The authorities of the Autonomous Province of Vojvodina has allocated EUR 384,000 for re-cultivation of abandoned mines without owner on its territory. Grants are awarded to 13 municipalities and villages.
On August 16, Vojvodina’s Secretary of Energy, Construction and Transportation Nenad Grbić presented contracts on grants, which are worth around EUR 29,000 each.
Grbić said that these funds will be spent on forestation, construction of playgrounds, and other purposes defined in projects.
Grants were awarded on the basis of a dozen criteria, including distance of the mine from the urban area, the value of the project, whether the mine is registered in the Cadastre of Abandoned Mines in Vojvodina, the type of re-cultivation, or development of the municipality.
Funds for re-cultivation of abandoned mines are allocated to the City of Zrenjanin, the municipalities of Novi Kneževac, Novi Bečej, Čoka, Žabalj, Sečanj, Žitište and Vrbas, as well as the villages Mokrin, Bašaid, Kumane, Bačko Petrovo Selo and Donji Tovarnik.
The Cadastre of Abandoned Mines in the territory of AP Vojvodina which was presented in 2015, provides information about the state of 217 abandoned mines. It is the first such project implemented in Serbia. The Cadastre was prepared by the Faculty of Mining and Geology of the University of Belgrade, on the initiative the Vojvodina’s authorities.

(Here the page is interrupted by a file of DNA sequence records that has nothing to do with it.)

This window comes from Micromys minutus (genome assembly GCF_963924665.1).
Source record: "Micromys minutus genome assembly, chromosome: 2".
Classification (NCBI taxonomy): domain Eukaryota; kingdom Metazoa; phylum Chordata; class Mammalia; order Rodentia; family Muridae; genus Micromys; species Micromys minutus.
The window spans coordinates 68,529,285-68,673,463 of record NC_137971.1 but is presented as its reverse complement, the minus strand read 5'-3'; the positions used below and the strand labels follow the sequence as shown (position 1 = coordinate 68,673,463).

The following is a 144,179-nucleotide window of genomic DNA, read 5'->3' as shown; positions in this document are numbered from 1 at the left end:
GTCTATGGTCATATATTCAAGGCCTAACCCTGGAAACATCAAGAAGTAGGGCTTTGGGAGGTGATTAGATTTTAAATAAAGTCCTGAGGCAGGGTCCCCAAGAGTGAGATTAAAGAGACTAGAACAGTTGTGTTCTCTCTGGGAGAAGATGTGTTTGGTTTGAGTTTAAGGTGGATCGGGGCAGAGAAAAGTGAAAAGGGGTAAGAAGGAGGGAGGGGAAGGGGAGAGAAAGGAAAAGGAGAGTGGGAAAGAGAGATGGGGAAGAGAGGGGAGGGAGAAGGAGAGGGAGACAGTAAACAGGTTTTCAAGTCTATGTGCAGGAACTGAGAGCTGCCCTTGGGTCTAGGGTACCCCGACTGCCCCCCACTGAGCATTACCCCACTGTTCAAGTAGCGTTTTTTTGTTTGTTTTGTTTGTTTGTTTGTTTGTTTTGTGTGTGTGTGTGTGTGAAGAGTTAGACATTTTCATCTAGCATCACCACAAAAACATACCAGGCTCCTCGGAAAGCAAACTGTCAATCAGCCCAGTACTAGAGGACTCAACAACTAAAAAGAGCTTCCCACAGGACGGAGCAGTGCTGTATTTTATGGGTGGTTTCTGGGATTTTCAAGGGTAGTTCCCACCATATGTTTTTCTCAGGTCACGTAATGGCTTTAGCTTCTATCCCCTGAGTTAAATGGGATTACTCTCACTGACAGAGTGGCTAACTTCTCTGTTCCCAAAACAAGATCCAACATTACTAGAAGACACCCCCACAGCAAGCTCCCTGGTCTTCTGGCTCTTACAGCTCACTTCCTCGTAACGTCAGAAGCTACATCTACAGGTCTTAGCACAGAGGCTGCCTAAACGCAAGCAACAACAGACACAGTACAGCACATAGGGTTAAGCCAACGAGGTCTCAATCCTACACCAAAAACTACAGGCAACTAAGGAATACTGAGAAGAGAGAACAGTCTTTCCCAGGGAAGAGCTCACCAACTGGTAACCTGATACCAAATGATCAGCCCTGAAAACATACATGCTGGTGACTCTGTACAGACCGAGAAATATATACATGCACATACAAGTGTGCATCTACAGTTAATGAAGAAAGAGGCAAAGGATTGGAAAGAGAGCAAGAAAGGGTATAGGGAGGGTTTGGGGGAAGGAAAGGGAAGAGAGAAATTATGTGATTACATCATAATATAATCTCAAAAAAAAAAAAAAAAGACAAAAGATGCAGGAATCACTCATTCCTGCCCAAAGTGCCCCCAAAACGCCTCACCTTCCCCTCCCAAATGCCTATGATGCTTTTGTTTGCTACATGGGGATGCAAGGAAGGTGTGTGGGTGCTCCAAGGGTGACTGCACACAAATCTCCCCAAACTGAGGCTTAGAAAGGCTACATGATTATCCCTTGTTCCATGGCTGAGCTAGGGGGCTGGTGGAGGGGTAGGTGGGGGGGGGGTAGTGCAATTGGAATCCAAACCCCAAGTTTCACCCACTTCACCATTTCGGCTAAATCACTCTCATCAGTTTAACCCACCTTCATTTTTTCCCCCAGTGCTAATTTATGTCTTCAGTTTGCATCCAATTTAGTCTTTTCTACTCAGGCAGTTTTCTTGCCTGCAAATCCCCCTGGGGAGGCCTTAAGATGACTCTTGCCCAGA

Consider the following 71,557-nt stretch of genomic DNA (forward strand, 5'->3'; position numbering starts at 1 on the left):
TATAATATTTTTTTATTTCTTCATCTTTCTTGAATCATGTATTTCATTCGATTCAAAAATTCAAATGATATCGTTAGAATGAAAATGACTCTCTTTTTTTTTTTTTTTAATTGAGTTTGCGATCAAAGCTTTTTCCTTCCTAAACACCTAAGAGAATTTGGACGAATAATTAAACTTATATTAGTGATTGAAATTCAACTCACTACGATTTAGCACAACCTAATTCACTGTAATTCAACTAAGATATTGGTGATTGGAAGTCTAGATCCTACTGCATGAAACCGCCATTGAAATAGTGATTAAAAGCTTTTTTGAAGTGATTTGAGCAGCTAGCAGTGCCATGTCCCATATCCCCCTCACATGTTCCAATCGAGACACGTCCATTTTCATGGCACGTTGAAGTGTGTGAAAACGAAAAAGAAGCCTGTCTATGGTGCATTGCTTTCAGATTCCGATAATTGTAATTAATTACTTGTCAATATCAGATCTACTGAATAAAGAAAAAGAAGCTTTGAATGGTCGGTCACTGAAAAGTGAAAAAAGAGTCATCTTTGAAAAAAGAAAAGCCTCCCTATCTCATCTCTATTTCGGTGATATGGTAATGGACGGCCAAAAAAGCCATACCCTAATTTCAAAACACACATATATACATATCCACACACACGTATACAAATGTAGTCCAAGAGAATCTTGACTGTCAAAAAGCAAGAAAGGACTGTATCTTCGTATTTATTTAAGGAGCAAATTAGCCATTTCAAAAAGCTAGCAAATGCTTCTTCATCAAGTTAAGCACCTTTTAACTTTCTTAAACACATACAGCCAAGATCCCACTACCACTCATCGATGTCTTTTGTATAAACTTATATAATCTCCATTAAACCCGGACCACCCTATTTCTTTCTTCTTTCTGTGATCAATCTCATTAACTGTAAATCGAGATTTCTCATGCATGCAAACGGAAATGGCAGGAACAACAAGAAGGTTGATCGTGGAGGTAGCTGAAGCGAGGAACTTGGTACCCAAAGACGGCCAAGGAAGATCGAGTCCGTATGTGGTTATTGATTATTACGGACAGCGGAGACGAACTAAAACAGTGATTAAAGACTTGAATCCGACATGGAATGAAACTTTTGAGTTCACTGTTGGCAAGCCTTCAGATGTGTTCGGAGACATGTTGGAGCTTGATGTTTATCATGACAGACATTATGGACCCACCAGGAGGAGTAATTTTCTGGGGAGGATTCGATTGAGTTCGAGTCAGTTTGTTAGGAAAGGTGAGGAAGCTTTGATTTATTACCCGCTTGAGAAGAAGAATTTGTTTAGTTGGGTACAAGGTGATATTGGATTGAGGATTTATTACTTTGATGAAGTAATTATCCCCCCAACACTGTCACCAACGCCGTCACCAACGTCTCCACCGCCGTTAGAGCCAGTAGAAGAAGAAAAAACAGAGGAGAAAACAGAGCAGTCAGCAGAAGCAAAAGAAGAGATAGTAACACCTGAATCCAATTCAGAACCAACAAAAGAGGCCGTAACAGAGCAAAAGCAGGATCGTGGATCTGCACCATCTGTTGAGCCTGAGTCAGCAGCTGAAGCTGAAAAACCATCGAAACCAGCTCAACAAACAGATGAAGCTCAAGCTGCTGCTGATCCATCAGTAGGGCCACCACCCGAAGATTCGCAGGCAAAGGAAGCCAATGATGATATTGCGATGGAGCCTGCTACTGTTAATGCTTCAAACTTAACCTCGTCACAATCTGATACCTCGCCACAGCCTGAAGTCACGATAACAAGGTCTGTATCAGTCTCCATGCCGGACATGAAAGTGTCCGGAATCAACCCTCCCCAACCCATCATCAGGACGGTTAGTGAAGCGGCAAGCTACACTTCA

Abandoned mines are registered in two groups – mines without owner, and abandoned mines which are not active any more but whose owner is known. The data are available via the WebGIS application.
Preparation of cadastre of mining waste sites in Serbia underway
In March 2017, Serbian Ministry of Mining and Energy launched the project which is to create a cadastre of mining waste in Serbia.
The project is worth EUR 2.1 million of which 90 percent is provided by the European Union, and 10 percent by Serbia. German companies PLEJADES, as a leader, and DMT have been chosen for the contractor.
The project will be implemented within the institutions of Serbia, while the EU Delegation in Serbia will monitor its implementation. The overall goal is to harmonize Serbia’s legislation with EU acquis in the field of environment and mining waste management.
Within the project, which will last for three years, a risk assessment, characterization and classification of mining waste in about 200-250 abandoned mines and about 200 operating mines will be conducted, as well as three case studies with three different types of mining waste based on the best EU practices on waste management, remediation and re-cultivation.